Ira Glass: Creative Work

Nobody tells this to people who are beginners, I wish someone told me. All of us who do creative work, we get into it because we have good taste. But there is this gap. For the first couple years you make stuff, it’s just not that good. It’s trying to be good, it has potential, but it’s not. But your taste, the thing that got you into the game, is still killer. And your taste is why your work disappoints you. A lot of people never get past this phase, they quit. Most people I know who do interesting, creative work went through years of this. We know our work doesn’t have this special thing that we want it to have. We all go through this. And if you are just starting out or you are still in this phase, you gotta know its normal and the most important thing you can do is do a lot of work. Put yourself on a deadline so that every week you will finish one story. It is only by going through a volume of work that you will close that gap, and your work will be as good as your ambitions. And I took longer to figure out how to do this than anyone I’ve ever met. It’s gonna take awhile. It’s normal to take awhile. You’ve just gotta fight your way through. Ira Glass

826 Valencia

I might be late out the gate on this, but I wanted to call attention to 826 Valencia, which is a non-profit writing and tutoring center started by the folks at McSweeney’s. There are seven branches around the country now, which each one running a unique storefront to help fund their efforts. The original location in San Francisco runs a Pirate Supply Store. The one in New York City is for superheroes, while the one in Los Angeles is for time travelers. Seattle is all about space travel (appropriate since the Sci-fi Museum is also in Seattle), Chicago is meant for spies, while Ann Arbor, Michigan offers a home for itinerant monsters, and Boston is home to cryptozoologists from all over.

So friggin’ cool. I wish stuff like this had been running when I was a kid.

Friday the 13th, 2007

While considered bad luck by many, I’ve not really found Friday the 13th to be particularly different from any other given Friday… arguably, I’ve had better luck on them than worse (which I suppose goes with my general experience with “luck”… find a 4 leaf clover, fall and skin your knee… walk under a ladder, find a quarter on the sidewalk. Don’t even get me started on my jade pendant). I slept in today, though not as late as some of the past few days, and overall I’m feeling alright.

In my daily spate of rss feeds and blogs, the inestimable Warren Ellis pointed out a fantastic post on M John Harrison’s blog, that’s worth quoting:

Every moment of a science fiction story must represent the triumph of writing over worldbuilding.

Worldbuilding is dull. Worldbuilding literalises the urge to invent. Worldbuilding gives an unneccessary permission for acts of writing (indeed, for acts of reading). Worldbuilding numbs the reader’s ability to fulfil their part of the bargain, because it believes that it has to do everything around here if anything is going to get done.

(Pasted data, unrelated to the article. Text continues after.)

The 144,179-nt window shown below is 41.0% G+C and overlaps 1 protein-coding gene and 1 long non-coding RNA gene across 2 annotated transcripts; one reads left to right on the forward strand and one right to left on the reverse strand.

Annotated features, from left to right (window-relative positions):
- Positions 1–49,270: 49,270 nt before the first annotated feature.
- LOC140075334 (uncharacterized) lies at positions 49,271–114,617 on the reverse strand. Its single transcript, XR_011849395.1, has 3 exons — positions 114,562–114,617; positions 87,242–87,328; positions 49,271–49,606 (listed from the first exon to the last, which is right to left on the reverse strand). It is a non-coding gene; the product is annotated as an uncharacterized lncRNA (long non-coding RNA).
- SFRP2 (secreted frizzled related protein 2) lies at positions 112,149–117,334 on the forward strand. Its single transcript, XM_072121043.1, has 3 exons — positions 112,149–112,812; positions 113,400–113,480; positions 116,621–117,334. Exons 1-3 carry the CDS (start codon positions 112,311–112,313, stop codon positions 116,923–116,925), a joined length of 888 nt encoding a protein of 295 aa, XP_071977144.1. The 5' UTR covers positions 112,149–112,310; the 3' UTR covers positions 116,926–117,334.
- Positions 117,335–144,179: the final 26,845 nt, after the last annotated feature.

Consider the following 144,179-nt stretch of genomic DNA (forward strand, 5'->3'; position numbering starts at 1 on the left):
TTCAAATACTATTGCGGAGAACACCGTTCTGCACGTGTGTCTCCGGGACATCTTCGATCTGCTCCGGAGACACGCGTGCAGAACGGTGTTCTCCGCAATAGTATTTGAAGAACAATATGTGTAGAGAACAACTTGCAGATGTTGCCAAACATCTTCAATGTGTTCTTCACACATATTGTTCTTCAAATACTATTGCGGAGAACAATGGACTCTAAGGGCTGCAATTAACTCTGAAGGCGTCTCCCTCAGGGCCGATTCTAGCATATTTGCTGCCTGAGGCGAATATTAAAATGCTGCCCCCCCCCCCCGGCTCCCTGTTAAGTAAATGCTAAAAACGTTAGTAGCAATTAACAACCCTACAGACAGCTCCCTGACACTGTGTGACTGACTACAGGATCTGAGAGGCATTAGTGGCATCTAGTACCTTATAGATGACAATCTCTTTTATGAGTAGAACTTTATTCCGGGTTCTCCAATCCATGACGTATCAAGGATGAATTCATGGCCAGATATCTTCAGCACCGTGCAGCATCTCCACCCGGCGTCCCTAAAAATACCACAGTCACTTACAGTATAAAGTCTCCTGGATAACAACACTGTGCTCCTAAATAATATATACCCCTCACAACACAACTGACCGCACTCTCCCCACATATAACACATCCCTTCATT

Above all, worldbuilding is not technically neccessary. It is the great clomping foot of nerdism. It is the attempt to exhaustively survey a place that isn’t there. A good writer would never try to do that, even with a place that is there. It isn’t possible, & if it was the results wouldn’t be readable: they would constitute not a book but the biggest library ever built, a hallowed place of dedication & lifelong study. This gives us a clue to the psychological type of the worldbuilder & the worldbuilder’s victim, & makes us very afraid.

I’m not sure that I entirely agree: while worldbuilding should be by no means the primary function of the story, taking the time to hammer out a core basis for the setting of your story I think can be really rewarding. I must admit that I’m a bit biased in this, in that I like thinking about the esoteric and random elements surrounding a story — how a given civilization functions, the history and struggle that caused that particular world to be formed. It’s easy to become myopic when doing this, absolutely, to start thinking about how a particular tribe in Uganda handles the dry season when your story has nothing to do with that and that knowledge will never even be mentioned. But if you are mindful of this, mindful of the lure of avoiding the story by fleshing out the world (yet another form of procrastination, seductive in its psuedo-productivity), then that elaboration can help tighten and expand your story.

That’s my opinion anyway, and I don’t exactly have any award winning publications to back it up. Unlike M John Harrison.

I kind of agree with him in some ways, though. As soon as the worldbuilding becomes even translucent (let alone opaque), you’ve bored most readers… worldbuilding should be for your own edification and cohesion as the writer. Its role in the story itself should be transparent. (I believe it was Silverberg, and I’m paraphrasing, who commented that Heinlein was one of the few others who managed to ladel on pages of exposition without boring the reader.) I do definitely agree with Mr. Harrison’s thoughts about writing, which he expounds upon here: